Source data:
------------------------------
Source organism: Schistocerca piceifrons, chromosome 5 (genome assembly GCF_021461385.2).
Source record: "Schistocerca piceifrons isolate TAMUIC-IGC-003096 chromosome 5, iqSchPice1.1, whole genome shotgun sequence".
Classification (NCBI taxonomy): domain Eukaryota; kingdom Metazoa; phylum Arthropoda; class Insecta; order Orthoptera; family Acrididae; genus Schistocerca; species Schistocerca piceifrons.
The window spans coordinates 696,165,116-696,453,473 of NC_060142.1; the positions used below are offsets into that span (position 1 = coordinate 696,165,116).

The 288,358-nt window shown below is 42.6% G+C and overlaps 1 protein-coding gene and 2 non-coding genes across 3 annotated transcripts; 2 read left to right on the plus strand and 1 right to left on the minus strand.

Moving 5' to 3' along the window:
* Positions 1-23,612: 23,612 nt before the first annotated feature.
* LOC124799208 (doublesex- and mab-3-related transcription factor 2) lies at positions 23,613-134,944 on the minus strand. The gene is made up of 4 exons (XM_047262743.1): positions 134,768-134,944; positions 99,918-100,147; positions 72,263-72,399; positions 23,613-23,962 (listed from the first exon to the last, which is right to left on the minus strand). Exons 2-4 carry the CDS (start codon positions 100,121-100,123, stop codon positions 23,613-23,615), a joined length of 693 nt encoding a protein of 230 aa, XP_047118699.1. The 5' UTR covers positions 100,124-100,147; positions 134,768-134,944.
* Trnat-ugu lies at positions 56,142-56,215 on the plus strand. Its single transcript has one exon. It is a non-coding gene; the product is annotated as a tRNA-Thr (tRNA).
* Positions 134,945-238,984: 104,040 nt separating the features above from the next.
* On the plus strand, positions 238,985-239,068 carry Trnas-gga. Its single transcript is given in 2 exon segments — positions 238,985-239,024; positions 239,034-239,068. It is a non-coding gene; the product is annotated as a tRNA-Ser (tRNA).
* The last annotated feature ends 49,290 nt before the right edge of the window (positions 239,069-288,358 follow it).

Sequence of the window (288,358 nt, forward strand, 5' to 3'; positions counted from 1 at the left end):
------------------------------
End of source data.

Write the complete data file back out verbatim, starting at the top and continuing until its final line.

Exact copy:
Source organism: Schistocerca piceifrons, chromosome 5 (genome assembly GCF_021461385.2).
Source record: "Schistocerca piceifrons isolate TAMUIC-IGC-003096 chromosome 5, iqSchPice1.1, whole genome shotgun sequence".
Classification (NCBI taxonomy): domain Eukaryota; kingdom Metazoa; phylum Arthropoda; class Insecta; order Orthoptera; family Acrididae; genus Schistocerca; species Schistocerca piceifrons.
The window spans coordinates 696,165,116-696,453,473 of NC_060142.1; the positions used below are offsets into that span (position 1 = coordinate 696,165,116).

The 288,358-nt window shown below is 42.6% G+C and overlaps 1 protein-coding gene and 2 non-coding genes across 3 annotated transcripts; 2 read left to right on the plus strand and 1 right to left on the minus strand.

Moving 5' to 3' along the window:
* Positions 1-23,612: 23,612 nt before the first annotated feature.
* LOC124799208 (doublesex- and mab-3-related transcription factor 2) lies at positions 23,613-134,944 on the minus strand. The gene is made up of 4 exons (XM_047262743.1): positions 134,768-134,944; positions 99,918-100,147; positions 72,263-72,399; positions 23,613-23,962 (listed from the first exon to the last, which is right to left on the minus strand). Exons 2-4 carry the CDS (start codon positions 100,121-100,123, stop codon positions 23,613-23,615), a joined length of 693 nt encoding a protein of 230 aa, XP_047118699.1. The 5' UTR covers positions 100,124-100,147; positions 134,768-134,944.
* Trnat-ugu lies at positions 56,142-56,215 on the plus strand. Its single transcript has one exon. It is a non-coding gene; the product is annotated as a tRNA-Thr (tRNA).
* Positions 134,945-238,984: 104,040 nt separating the features above from the next.
* On the plus strand, positions 238,985-239,068 carry Trnas-gga. Its single transcript is given in 2 exon segments — positions 238,985-239,024; positions 239,034-239,068. It is a non-coding gene; the product is annotated as a tRNA-Ser (tRNA).
* The last annotated feature ends 49,290 nt before the right edge of the window (positions 239,069-288,358 follow it).

Sequence of the window (288,358 nt, forward strand, 5' to 3'; positions counted from 1 at the left end):